2 free lunches in finance
4 minutes reading time
The old saying “there’s no such thing as a free lunch” offers a lesson in life and economics. Even if something appears free, the inescapable realities that goods are scarce, and you must make a choice, mean that there’s always a cost – opportunity cost. This concept was first popularised by Nobel Laureate Milton Friedman, in his 1975 book, “There’s No Such Thing as a Free Lunch1
Harry Markowitz, another Nobel Prize winning economist, had a different perspective. Markowitz reportedly said: “Diversification is the only free lunch in investing.”2 Diversification, when done right, allows investors to achieve the maximum level of return for a given level of risk.3 This is the “free lunch” that Markowitz referred to.
But I propose that there’s another free lunch that was overlooked by Markowitz and Friedman. I’ll get to that later, but first, let’s discuss diversification.
Free lunch #1: Diversification
Diversification is a relatively simple concept. Let’s say you have a portfolio of just one company – a mining stock. If that company performs poorly, say due to falling commodity prices, then your portfolio is going to be hit hard.
Now let’s introduce a second company. For the sake of discussion, this company is equally as risky as the first, but it’s exposed to different risks. Let’s say this second company is a tech stock. When the first stock downgrades due to falling commodity prices, your second company is unaffected.
This imaginary portfolio, while still containing only stocks with equally high risk, just reduced its exposure to company-specific risk.
This concept can be expanded to add more and more stocks, so that any one company’s performance ends up having only a small impact on overall portfolio performance. It’s not just limited to stocks though – you can add bonds, commodities, or even different currency exposures to further diversify your risk. This is the basis for Modern Portfolio Theory* – which is what our friend Harry Markowitz won his Nobel Prize for.4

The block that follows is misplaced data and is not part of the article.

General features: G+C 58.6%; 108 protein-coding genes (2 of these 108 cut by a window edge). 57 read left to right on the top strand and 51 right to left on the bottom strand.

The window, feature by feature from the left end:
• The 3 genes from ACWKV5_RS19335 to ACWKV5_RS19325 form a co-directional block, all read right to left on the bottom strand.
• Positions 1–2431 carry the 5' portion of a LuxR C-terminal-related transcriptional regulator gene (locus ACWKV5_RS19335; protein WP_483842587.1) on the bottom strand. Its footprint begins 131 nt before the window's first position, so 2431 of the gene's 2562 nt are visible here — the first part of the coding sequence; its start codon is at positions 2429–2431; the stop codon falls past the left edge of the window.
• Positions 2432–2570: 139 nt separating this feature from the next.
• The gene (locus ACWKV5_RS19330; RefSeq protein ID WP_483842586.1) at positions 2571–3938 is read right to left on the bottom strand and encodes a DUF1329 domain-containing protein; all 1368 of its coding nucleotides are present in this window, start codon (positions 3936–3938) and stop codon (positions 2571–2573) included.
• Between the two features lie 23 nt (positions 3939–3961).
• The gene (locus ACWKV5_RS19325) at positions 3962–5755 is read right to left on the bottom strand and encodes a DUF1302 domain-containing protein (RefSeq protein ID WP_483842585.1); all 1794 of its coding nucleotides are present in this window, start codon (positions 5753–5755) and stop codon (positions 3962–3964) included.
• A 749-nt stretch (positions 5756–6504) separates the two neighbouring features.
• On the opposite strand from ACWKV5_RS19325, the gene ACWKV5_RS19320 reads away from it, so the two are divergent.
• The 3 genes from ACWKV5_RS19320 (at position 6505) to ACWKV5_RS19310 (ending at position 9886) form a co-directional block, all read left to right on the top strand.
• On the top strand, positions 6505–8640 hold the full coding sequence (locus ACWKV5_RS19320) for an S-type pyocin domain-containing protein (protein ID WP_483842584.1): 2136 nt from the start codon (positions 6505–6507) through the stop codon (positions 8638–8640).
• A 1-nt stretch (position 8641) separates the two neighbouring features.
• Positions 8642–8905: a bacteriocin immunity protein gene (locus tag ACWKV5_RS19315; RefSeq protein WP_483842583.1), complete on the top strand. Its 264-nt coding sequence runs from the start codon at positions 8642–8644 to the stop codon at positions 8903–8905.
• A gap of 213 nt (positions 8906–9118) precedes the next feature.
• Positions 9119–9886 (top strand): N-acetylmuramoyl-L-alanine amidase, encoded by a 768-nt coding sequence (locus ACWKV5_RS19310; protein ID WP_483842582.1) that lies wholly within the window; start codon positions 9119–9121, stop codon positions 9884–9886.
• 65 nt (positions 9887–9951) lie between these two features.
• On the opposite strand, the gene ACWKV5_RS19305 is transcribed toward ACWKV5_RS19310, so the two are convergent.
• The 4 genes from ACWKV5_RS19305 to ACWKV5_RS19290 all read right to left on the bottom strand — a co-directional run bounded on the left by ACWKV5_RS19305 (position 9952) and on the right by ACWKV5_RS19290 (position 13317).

Free lunch #2: Lower fees
0.75% per annum doesn’t sound like a lot, does it? Even on a $100,000 portfolio, that works out to just $750. That couldn’t make a big difference over the long term, could it?
Well, yes. It could. While compounding interest is a great benefit when it works in your favour, it can also be a great detriment when it works against you. In fact, based on a hypothetical example of a $100,000 portfolio with a 4% p.a. return over 20 years, a 0.75% p.a. fee reduction (from 1% to 0.25%) results in almost $30,000 difference!
Source: Investor.gov. Hypothetical example provided for illustrative purposes only.
While there’s no way to guarantee higher returns in investing, seeking products with lower fees can have a strong impact on overall portfolio returns. And unlike returns, fees are something that investors can somewhat control.
Where to find low fees and broad diversification
All this is nice in theory, but in practice, where can low fees and broad diversification be found, all in one package?
BetaShares Australia 200 ETF (ASX code: A200). With management fees of 0.07% p.a., it aims to track the performance of an index (before fees) of 200 of the largest companies on the ASX.5
If you’re looking for a more global option, the BetaShares Diversified All Growth ETF (ASX code: DHHF) is the lowest fee diversified all-in-one ETF currently available in Australia.6 It provides exposure to approximately 8,000 equity securities listed on over 60 global exchanges. This is all available through a single trade on the ASX, and the management fee is 0.19% p.a.
For the more defensively inclined investor, the BetaShares Australian Composite Bond ETF (ASX code: OZBD) is a core portfolio allocation for fixed income. For a management fee of 0.19% p.a.,7 it offers exposure to 256 fixed income securities (as of 19 July 2022) including Australian Government bonds, State Government bonds, and corporate credit. OZBD aims to track the Bloomberg Australian Enhanced Yield Composite Bond Index, before fees and expenses.
*Markowitz’s theory was initially called the Theory of Portfolio Choice.
There are risks associated with an investment in these Funds, including:
- DHHF: asset allocation risk, market risk, currency risk, underlying ETFs risk and index tracking risk.
- A200: market risk, security specific risk, industry sector risk and index tracking risk.
- OZBD: interest rate risk, credit risk, market risk and index tracking risk
For more information on risks and other features of the Fund, please see the Product Disclosure Statement.
1. Friedman, Milton, There’s No Such Thing as a Free Lunch, Open Court Publishing Company, 1975
5. Additional fees and costs, such as transactional and operational costs, may apply. Refer to the PDS for more detail.
Formerly Managing Editor at Livewire Markets. Passionate about investments, markets, and economics.Read more from Patrick.